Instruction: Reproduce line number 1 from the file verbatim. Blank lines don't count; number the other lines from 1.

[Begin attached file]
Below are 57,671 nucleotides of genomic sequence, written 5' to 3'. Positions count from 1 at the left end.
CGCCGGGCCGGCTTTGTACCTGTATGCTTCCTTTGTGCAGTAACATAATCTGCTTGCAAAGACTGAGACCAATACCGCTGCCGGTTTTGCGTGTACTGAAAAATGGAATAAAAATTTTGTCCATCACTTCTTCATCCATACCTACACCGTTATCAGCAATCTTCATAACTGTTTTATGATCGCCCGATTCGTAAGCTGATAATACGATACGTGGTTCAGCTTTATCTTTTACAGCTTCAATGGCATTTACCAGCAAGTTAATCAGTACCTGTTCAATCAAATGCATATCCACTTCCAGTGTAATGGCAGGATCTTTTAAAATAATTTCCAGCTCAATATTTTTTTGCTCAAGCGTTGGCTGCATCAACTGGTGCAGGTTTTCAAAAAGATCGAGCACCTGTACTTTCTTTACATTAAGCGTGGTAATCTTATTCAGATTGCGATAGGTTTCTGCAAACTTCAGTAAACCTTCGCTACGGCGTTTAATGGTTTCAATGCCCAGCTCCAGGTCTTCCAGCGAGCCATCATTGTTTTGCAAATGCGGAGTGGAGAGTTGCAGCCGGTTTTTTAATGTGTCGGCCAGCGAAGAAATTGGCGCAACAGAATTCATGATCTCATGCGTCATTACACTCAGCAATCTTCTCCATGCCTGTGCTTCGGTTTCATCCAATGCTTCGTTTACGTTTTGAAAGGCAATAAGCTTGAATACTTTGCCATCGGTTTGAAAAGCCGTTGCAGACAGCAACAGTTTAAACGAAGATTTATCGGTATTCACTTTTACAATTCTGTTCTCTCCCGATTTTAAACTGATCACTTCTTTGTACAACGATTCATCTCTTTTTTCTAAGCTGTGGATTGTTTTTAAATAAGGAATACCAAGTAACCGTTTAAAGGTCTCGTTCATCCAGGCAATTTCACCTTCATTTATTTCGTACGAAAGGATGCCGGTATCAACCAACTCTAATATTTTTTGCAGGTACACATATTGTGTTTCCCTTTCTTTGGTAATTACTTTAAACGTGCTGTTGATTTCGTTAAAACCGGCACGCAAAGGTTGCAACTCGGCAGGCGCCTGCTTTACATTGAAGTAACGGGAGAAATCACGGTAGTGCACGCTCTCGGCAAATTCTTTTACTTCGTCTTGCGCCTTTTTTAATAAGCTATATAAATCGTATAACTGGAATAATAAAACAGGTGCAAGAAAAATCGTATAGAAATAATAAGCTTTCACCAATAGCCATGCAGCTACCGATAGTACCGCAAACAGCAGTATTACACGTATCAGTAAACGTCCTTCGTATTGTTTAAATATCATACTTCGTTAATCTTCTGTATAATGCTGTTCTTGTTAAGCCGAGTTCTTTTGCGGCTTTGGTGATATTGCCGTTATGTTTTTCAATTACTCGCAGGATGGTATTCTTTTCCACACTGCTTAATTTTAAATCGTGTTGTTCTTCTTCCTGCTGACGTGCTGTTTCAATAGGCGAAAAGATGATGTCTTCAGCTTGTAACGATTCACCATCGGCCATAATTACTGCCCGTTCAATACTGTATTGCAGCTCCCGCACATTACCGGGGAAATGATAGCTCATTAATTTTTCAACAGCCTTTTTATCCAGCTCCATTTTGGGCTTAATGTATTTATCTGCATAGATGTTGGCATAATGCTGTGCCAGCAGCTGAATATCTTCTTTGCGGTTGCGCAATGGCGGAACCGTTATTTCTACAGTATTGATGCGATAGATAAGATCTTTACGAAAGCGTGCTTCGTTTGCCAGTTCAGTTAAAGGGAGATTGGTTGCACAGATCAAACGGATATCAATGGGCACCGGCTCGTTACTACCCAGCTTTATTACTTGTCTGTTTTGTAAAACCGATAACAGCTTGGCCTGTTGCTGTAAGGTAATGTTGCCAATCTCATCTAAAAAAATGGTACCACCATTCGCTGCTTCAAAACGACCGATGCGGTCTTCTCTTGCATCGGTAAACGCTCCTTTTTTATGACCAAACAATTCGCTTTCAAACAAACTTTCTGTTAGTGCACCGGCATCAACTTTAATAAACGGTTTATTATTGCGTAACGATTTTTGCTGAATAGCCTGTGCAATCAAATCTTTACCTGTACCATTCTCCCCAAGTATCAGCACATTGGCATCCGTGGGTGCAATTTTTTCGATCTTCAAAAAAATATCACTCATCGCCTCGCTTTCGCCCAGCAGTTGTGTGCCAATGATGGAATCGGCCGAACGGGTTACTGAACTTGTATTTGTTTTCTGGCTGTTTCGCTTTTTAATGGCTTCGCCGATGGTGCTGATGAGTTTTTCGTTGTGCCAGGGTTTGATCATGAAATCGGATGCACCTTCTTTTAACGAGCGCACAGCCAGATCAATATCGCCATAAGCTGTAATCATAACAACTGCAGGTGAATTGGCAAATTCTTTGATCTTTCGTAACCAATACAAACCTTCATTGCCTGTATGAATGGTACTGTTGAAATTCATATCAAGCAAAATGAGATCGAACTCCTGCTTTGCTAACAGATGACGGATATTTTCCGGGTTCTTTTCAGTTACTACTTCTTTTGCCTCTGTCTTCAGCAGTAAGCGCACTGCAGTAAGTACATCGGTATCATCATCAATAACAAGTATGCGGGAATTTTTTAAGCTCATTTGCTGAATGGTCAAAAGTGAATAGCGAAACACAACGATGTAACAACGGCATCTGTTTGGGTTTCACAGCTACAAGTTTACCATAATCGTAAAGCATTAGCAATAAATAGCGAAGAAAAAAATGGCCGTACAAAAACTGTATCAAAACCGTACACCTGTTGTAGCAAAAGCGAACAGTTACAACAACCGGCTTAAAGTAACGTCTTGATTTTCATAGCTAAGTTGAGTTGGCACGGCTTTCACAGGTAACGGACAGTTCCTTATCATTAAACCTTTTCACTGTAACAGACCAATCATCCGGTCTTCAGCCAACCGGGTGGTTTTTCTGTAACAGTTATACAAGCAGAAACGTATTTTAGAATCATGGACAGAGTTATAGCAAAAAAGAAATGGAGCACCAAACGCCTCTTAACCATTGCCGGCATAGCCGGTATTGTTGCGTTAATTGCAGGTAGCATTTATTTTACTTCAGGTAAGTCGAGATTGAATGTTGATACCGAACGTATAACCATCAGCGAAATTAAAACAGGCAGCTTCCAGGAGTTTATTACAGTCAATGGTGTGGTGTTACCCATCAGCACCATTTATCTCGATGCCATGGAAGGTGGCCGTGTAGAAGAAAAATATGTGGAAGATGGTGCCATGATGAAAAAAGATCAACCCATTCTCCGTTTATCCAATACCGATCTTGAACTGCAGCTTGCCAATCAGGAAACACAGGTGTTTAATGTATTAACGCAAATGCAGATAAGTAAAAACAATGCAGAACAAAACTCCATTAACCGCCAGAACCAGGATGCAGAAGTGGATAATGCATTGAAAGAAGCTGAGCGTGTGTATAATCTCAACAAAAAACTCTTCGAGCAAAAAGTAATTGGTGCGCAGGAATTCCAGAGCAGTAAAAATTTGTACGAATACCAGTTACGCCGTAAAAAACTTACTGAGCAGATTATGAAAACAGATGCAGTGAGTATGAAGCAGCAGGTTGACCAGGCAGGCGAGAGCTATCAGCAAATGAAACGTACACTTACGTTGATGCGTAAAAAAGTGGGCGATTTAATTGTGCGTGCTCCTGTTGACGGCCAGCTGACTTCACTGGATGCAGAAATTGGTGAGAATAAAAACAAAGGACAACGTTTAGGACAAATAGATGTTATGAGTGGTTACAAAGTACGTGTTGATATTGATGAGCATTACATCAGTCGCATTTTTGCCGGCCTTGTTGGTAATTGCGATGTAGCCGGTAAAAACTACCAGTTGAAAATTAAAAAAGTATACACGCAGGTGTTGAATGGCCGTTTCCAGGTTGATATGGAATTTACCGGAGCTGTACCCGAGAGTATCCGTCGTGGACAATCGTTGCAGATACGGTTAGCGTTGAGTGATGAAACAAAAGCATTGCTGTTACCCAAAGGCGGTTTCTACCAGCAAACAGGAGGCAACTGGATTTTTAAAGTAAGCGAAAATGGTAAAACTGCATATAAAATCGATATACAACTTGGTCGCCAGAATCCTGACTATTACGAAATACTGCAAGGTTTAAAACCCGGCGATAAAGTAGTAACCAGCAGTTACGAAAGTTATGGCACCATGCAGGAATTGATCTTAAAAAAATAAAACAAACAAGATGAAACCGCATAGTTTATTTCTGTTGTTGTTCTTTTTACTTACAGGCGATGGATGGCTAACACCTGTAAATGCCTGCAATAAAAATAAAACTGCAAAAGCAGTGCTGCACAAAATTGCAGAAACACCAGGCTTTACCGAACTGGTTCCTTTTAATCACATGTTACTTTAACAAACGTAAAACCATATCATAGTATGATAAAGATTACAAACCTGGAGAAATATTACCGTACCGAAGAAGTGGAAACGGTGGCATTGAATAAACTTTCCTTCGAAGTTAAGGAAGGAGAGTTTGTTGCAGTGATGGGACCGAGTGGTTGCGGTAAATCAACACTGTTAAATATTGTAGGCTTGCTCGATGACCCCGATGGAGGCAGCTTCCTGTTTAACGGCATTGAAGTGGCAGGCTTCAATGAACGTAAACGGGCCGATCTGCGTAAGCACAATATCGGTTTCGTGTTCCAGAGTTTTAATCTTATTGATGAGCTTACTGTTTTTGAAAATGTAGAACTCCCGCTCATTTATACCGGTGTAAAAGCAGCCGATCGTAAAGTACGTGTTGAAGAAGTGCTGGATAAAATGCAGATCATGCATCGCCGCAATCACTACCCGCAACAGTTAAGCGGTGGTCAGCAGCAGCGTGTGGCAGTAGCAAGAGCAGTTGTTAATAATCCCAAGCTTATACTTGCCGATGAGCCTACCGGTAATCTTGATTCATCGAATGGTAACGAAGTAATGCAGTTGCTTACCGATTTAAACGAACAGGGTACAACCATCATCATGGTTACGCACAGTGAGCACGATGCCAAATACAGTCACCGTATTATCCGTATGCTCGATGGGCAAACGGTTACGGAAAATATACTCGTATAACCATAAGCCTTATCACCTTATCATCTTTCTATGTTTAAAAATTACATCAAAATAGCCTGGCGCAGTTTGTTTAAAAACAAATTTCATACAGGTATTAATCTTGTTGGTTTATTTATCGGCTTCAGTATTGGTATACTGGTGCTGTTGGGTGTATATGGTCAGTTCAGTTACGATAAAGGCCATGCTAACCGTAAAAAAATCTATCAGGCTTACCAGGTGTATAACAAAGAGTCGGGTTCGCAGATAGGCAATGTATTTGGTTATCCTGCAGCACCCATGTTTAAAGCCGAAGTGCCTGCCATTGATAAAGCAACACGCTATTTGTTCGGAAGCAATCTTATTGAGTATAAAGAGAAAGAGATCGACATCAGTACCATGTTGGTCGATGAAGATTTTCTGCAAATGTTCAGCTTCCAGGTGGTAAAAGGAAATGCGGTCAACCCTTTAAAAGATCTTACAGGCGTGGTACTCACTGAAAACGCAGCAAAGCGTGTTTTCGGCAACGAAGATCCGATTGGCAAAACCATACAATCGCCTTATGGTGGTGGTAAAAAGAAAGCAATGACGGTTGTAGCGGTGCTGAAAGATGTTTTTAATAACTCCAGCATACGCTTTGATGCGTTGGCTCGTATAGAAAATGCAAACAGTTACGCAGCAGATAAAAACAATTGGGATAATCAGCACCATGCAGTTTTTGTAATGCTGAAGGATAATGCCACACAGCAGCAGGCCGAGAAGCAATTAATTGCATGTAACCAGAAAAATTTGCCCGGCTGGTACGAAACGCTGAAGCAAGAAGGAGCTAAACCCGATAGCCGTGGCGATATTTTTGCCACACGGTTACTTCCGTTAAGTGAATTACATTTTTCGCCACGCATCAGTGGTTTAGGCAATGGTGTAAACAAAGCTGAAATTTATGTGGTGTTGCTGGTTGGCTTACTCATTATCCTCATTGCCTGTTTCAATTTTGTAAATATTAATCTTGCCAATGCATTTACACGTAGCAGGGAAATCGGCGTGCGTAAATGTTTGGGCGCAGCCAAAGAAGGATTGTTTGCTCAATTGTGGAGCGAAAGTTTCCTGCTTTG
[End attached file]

Below are 57,671 nucleotides of genomic sequence, written 5' to 3'. Positions count from 1 at the left end.